|US6187055||Dec 19, 1996||Feb 13, 2001||Henkel Kommanditgesellschaft Auf Aktien||Washing agents with specific oxidized oligosaccharides|
|US6200946||Mar 24, 1997||Mar 13, 2001||Henkel Kommanditgesellschaft Auf Aktien||Transition metal ammine complexes as activators for peroxide compounds|
|DE1542307A1||Oct 5, 1965||Apr 23, 1970||Metallgesellschaft Ag||Verfahren zur Temperaturregelung und Leistungssteigerung endothermer Prozesse in einer Wirbelschicht|
|DE2334899A1||Jul 10, 1973||Jan 24, 1974||Procter & Gamble||Koernige waschmittelzusammensetzung|
|DE3316513A1||May 6, 1983||Nov 8, 1984||Benckiser Gmbh Joh A||Abrasion resistant granular materials based on alkali metal aluminium silicate|
|DE3524405A1||Jul 9, 1985||Jan 15, 1987||Jaeger Arnold||Water aeration device|
|DE4400026A||Title not available|
|DE4416438A1||May 10, 1994||Nov 16, 1995||Basf Ag||Ein- oder mehrkernige Metall-Komplexe und ihre Verwendung als Bleich- und Oxidationskatalysatoren|
|DE4422607A1||Jun 28, 1994||Jan 4, 1996||Henkel Kgaa||Verfahren zum Herstellen von Granulaten in einer Wirbelschicht und Vorrichtung zum Durchführen des Verfahrens|
|DE19503061A1||Feb 1, 1995||Aug 8, 1996||Henkel Kgaa||Dimeralkohol-bis- und Trimeralkohol-tris-sulfate und -ethersulfate|
|DE19513291A1||Apr 7, 1995||Oct 10, 1996||Siemens Ag||X=ray tube for medical diagnosis|
|DE19529905A1||Aug 15, 1995||Feb 20, 1997||Henkel Kgaa||Aktivatorkomplexe für Persauerstoffverbindungen|
|DE19536082A1||Sep 28, 1995||Apr 3, 1997||Henkel Kgaa||Use of transition metal complex as activator for peroxy cpd.|
|DE19540086A1||Oct 27, 1995||Apr 30, 1997||Henkel Kgaa||Verwendung von polymeren Aminodicarbonsäuren in Waschmitteln|
|DE19600018A1||Jan 3, 1996||Jul 10, 1997||Henkel Kgaa||Waschmittel mit bestimmten oxidierten Oligosacchariden|
|DE19605688A1||Feb 16, 1996||Aug 21, 1997||Henkel Kgaa||Übergangsmetallkomplexe als Aktivatoren für Persauerstoffverbindungen|
|DE19613103A1||Apr 1, 1996||Oct 2, 1997||Henkel Kgaa||Übergangsmetallkomplex-haltige Systeme als Aktivatoren für Persauerstoffverbindungen|
|DE19620267A1||May 20, 1996||Nov 27, 1997||Henkel Kgaa||Katalytisch wirksame Aktivatorkomplexe mit N¶4¶-Liganden für Persauerstoffverbindungen|
|DE19620411A1||Apr 1, 1996||Oct 2, 1997||Henkel Kgaa||Übergangsmetallamminkomplexe als Aktivatoren für Persauerstoffverbindungen|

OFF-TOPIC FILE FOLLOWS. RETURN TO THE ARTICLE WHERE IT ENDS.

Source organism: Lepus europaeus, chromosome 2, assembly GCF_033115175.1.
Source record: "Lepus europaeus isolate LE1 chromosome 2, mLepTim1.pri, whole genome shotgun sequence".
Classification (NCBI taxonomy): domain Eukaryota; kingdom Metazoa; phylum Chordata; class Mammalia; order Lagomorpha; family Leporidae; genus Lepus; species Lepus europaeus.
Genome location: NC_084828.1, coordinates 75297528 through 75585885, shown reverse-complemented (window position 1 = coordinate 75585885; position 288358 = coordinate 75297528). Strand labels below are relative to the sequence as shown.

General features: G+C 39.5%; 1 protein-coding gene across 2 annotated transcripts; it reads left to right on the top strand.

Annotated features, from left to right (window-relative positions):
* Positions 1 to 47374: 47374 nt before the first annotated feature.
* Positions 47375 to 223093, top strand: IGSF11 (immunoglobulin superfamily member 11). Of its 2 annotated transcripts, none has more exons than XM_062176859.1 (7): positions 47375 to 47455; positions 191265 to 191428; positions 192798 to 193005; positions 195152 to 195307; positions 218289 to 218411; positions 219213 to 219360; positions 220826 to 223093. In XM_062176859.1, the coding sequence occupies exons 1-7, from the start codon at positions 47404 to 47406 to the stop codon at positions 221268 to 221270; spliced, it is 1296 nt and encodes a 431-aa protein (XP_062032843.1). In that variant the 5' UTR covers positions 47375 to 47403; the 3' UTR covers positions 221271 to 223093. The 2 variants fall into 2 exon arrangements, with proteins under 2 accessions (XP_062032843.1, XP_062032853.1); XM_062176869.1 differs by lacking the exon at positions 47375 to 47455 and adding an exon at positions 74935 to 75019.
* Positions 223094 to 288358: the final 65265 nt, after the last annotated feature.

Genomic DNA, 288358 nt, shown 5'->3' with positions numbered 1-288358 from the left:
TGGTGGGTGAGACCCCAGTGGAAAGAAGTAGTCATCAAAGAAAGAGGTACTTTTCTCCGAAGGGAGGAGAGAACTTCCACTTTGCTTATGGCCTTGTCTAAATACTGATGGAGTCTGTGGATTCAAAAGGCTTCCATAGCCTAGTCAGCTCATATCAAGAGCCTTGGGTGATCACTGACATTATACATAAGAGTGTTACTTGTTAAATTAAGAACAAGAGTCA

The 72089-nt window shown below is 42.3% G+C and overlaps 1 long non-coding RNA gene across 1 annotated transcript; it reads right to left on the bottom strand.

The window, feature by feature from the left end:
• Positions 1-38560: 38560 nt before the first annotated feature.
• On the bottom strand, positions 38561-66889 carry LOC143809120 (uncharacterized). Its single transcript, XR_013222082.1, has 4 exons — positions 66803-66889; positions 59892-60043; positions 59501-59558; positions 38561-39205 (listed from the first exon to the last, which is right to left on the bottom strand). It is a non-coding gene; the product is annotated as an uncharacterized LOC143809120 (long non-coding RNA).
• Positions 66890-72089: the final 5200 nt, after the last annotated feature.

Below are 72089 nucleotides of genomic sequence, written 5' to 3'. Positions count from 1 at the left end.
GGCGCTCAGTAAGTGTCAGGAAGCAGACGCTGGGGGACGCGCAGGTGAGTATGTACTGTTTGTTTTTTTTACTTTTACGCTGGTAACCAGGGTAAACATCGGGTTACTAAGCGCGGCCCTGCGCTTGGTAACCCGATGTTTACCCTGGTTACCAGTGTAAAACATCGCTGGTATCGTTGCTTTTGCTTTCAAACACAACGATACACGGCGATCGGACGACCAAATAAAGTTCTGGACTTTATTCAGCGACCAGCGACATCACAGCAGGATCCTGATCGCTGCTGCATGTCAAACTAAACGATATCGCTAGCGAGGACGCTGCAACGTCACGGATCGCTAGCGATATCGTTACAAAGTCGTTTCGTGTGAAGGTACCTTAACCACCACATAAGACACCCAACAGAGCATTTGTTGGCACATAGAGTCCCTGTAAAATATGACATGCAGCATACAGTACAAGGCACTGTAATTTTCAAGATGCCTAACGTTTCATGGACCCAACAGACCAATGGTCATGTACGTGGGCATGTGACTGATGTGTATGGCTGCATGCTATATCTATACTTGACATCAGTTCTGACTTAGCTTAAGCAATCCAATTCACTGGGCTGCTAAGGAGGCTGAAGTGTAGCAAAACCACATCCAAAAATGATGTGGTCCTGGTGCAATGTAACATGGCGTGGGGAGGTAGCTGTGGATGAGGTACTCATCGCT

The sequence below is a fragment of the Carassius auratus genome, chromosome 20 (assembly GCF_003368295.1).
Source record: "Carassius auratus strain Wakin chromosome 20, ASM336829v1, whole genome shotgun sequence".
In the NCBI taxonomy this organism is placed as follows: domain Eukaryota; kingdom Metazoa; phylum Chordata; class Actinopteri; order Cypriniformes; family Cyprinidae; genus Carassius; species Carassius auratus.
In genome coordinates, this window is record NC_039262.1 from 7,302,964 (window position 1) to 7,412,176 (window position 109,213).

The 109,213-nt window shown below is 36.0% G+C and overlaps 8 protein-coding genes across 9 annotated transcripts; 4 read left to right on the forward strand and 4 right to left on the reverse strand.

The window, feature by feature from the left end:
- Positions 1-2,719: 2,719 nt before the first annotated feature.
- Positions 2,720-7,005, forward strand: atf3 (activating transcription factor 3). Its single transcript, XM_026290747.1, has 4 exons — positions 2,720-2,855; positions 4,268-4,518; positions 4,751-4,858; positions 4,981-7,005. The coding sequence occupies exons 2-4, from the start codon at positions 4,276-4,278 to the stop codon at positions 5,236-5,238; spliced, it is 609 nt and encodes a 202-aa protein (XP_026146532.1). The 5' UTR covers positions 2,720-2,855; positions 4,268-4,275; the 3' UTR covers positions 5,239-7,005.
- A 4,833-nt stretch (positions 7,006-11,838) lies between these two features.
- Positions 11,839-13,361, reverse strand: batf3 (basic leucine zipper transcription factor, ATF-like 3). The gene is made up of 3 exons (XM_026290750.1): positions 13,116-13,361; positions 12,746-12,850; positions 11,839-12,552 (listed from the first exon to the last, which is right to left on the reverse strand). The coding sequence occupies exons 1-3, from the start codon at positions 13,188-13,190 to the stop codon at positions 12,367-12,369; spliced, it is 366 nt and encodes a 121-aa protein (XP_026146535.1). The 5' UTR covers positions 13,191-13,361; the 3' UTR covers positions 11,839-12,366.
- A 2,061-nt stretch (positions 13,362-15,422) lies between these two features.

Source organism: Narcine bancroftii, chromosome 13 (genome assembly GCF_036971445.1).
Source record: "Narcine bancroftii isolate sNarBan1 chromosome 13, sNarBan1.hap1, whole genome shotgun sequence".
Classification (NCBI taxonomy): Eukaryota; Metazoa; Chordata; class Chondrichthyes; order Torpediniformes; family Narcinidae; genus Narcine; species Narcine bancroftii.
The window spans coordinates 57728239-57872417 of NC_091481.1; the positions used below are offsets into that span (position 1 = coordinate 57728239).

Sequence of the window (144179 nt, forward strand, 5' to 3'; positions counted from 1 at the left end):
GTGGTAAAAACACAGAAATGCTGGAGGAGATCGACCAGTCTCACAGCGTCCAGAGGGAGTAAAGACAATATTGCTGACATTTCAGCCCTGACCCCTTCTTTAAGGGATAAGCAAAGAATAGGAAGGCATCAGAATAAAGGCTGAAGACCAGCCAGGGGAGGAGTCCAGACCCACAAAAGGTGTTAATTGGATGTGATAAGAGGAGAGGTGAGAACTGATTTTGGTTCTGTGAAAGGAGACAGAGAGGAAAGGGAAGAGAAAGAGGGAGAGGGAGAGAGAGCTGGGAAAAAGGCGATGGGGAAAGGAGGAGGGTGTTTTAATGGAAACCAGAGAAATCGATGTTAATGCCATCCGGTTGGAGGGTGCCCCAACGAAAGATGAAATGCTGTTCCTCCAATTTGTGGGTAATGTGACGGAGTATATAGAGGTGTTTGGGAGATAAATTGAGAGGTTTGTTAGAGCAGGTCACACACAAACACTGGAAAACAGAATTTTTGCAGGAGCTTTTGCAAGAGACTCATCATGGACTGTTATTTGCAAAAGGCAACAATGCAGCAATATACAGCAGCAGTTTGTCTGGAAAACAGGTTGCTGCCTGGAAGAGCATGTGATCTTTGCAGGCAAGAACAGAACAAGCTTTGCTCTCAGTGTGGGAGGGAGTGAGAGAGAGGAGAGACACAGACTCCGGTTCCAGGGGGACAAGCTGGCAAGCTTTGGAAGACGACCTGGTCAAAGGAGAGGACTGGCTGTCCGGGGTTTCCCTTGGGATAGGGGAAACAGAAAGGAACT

|DE19750424A1||Nov 14, 1997||May 20, 1999||Henkel Kgaa||Production of detergent granules with high bulk density|
|EP0026529A1||Sep 18, 1980||Apr 8, 1981||THE PROCTER & GAMBLE COMPANY||Detergent compositions|
|EP0150930A2||Jan 10, 1985||Aug 7, 1985||A.E. Staley Manufacturing Company||Glycerine derivatives|
|EP0164514A1||Apr 3, 1985||Dec 18, 1985||Hoechst Aktiengesellschaft||Use of lamellar crystalline sodium silicates in water-softening processes|
|EP0232202A2||Jan 29, 1987||Aug 12, 1987||Roquette Frères||Process for the oxidation of di-, tri-, oligo- and polysaccharides into polyhydroxycarboxylic acids, the catalyst used and the products so obtained|
|EP0272030A2||Dec 7, 1987||Jun 22, 1988||Interox Chemicals Limited||Bleach activation|
|EP0280223A2||Feb 20, 1988||Aug 31, 1988||BASF Aktiengesellschaft||Polyacetals, process for their fabrication from dialdehydes and polyolacids, and use of polyacetals|
|EP0327927A2||Jan 31, 1989||Aug 16, 1989||Henkel Kommanditgesellschaft auf Aktien||Detergent additive|
|EP0368137A1||Nov 2, 1989||May 16, 1990||Henkel Kommanditgesellschaft auf Aktien||Method for the preparation of high-density zeolite granules|
|EP0392592A2||Apr 3, 1990||Oct 17, 1990||Unilever N.V.||Bleach activation|
|EP0421644A2||Sep 21, 1990||Apr 10, 1991||Dow Corning Corporation||Method for preparation of organoalkoxysilanes|
|EP0427349A2||Nov 8, 1990||May 15, 1991||Nederlandse Organisatie Voor Toegepast-Natuurwetenschappelijk Onderzoek Tno||Method for the preparation of polydicarboxysaccharides|
|EP0443651A2||Feb 5, 1991||Aug 28, 1991||Unilever N.V.||Bleach activation|
|EP0446982A2||Feb 28, 1991||Sep 18, 1991||Unilever N.V.||Low-temperature bleaching compositions|
|EP0453003A2||Feb 28, 1991||Oct 23, 1991||Unilever N.V.||Bleach catalysts and compositions containing same|
|EP0458397A2||May 15, 1991||Nov 27, 1991||Unilever N.V.||Bleach activation|
|EP0458398A2||May 15, 1991||Nov 27, 1991||Unilever N.V.||Bleach activation|
|EP0472042A1||Aug 5, 1991||Feb 26, 1992||NOVAMONT S.p.A.||Calcium-sequestering agents based on oxidised carbohydrates and their use as builders for detergents|
|EP0525239A1||Jul 31, 1991||Feb 3, 1993||AUSIMONT S.p.A.||Process for increasing the bleaching efficiency of an inorganic persalt|
|EP0542496A1||Nov 9, 1992||May 19, 1993||THE PROCTER & GAMBLE COMPANY||C6/C2-C3 Oxidized starch as detergent ingredient|
|EP0544490A1||Nov 24, 1992||Jun 2, 1993||Unilever Plc||Detergent bleach compositions|
|EP0544519A2||Nov 25, 1992||Jun 2, 1993||Unilever Plc||Bleach manganese catalyst and its use|
|EP0549271A1||Dec 18, 1992||Jun 30, 1993||Unilever Plc||Bleach activation|
|EP0549272A1||Dec 18, 1992||Jun 30, 1993||Unilever Plc||Bleach activation|
|EP0603207A1||Aug 11, 1992||Jun 29, 1994||Henkel Kgaa||Method of producing granular surfactant material.|
|EP0652937A1||Jul 23, 1993||May 17, 1995||THE PROCTER & GAMBLE COMPANY||Particulate laundry detergent compositions with polyvinyl pyrrolidone|
|EP0658189A1||Aug 26, 1993||Jun 21, 1995||Henkel Kgaa||Washing and cleaning agents with builder substances.|
|EP0693550A2||Jul 12, 1995||Jan 24, 1996||Ciba-Geigy Ag||Fabric bleaching composition|